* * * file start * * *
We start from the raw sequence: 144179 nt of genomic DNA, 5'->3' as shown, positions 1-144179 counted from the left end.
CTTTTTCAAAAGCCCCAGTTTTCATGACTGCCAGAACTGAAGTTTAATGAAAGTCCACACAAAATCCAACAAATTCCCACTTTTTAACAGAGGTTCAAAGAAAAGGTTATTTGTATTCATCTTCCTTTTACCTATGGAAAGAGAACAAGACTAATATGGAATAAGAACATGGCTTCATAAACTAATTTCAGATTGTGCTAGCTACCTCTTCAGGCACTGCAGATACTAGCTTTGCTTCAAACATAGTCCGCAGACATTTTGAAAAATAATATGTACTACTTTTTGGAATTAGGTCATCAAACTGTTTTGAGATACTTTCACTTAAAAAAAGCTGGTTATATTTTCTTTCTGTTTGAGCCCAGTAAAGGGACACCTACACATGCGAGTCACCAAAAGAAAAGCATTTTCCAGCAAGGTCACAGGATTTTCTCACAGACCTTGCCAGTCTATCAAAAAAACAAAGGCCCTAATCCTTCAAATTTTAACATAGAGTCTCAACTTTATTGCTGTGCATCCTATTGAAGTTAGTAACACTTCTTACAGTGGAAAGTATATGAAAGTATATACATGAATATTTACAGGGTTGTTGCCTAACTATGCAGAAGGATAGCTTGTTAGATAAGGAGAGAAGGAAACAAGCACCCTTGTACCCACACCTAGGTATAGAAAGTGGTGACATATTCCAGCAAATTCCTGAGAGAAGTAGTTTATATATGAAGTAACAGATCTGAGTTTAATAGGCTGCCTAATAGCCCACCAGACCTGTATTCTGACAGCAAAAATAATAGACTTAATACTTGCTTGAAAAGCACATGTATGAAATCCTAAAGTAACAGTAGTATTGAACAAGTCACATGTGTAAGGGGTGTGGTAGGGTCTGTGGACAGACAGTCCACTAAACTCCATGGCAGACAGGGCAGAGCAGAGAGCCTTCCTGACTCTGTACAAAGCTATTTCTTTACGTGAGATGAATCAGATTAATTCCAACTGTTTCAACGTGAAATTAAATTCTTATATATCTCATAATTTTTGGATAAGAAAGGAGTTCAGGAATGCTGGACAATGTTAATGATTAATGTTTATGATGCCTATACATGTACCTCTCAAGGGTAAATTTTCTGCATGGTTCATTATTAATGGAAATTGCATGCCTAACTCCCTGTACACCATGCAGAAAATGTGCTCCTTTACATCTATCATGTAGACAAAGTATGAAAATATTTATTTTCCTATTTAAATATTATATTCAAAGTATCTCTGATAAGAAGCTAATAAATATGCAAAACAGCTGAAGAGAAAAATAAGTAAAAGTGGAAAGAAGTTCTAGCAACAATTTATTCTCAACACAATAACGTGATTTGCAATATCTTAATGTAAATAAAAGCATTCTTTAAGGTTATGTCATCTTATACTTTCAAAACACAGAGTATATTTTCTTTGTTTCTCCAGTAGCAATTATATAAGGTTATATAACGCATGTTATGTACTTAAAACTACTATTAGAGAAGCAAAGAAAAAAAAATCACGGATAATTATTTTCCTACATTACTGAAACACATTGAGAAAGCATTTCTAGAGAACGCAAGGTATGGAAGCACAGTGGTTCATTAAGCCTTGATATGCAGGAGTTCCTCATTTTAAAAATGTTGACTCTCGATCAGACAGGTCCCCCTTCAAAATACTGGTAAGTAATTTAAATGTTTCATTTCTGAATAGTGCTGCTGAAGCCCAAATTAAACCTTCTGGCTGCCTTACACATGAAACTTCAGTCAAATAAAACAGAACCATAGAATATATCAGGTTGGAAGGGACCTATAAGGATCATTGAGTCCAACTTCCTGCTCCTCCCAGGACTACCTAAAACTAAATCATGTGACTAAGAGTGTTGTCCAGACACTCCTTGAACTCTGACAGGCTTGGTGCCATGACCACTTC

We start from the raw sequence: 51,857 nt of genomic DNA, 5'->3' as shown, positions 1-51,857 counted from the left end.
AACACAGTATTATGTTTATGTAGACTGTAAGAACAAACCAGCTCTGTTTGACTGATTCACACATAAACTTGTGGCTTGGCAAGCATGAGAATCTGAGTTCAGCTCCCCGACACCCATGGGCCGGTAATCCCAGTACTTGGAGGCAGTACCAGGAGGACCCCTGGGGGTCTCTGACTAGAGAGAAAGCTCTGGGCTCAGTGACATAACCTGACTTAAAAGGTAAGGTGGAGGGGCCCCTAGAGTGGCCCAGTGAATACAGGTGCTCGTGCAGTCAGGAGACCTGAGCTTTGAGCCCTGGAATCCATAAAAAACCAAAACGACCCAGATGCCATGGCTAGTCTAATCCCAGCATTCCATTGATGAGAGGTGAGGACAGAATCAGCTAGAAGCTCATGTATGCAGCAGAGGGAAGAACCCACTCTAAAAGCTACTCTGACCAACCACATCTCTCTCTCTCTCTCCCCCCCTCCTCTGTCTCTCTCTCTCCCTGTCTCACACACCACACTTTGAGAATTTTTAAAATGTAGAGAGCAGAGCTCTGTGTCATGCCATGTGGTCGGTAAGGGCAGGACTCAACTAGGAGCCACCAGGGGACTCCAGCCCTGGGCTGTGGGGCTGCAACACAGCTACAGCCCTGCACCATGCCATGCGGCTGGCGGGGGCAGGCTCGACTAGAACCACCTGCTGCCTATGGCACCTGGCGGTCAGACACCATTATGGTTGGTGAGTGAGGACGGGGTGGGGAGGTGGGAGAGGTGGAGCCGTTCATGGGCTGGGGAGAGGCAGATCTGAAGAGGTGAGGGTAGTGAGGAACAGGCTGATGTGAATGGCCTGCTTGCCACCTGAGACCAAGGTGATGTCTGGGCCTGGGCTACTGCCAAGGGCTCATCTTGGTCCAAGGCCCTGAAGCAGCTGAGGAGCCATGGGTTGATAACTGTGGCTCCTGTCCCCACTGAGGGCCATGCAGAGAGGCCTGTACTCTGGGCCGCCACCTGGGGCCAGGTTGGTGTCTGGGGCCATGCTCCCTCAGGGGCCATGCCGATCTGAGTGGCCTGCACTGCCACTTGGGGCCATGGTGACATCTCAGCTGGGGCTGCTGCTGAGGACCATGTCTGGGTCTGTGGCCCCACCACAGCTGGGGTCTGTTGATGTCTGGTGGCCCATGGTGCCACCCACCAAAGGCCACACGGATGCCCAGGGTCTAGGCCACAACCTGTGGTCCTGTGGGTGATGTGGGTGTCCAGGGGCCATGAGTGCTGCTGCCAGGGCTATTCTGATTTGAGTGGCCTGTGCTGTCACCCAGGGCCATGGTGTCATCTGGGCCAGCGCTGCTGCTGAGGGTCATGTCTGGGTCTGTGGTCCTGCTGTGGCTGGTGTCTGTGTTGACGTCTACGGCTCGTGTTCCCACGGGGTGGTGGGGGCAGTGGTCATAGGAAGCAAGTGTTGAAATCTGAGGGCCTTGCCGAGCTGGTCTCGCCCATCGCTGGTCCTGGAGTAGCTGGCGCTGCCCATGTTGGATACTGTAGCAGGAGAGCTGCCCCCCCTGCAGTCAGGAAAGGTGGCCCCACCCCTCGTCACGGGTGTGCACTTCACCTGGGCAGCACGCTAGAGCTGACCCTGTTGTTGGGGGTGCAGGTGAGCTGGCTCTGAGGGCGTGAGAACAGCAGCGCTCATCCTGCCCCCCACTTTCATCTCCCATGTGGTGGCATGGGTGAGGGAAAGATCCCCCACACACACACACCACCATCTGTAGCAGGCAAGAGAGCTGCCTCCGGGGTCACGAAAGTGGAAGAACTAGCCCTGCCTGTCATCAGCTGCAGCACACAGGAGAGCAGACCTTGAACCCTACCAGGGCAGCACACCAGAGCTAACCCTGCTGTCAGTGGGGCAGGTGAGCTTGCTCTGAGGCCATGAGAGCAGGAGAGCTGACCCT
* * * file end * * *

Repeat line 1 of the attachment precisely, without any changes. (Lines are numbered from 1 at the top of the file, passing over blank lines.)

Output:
We start from the raw sequence: 144179 nt of genomic DNA, 5'->3' as shown, positions 1-144179 counted from the left end.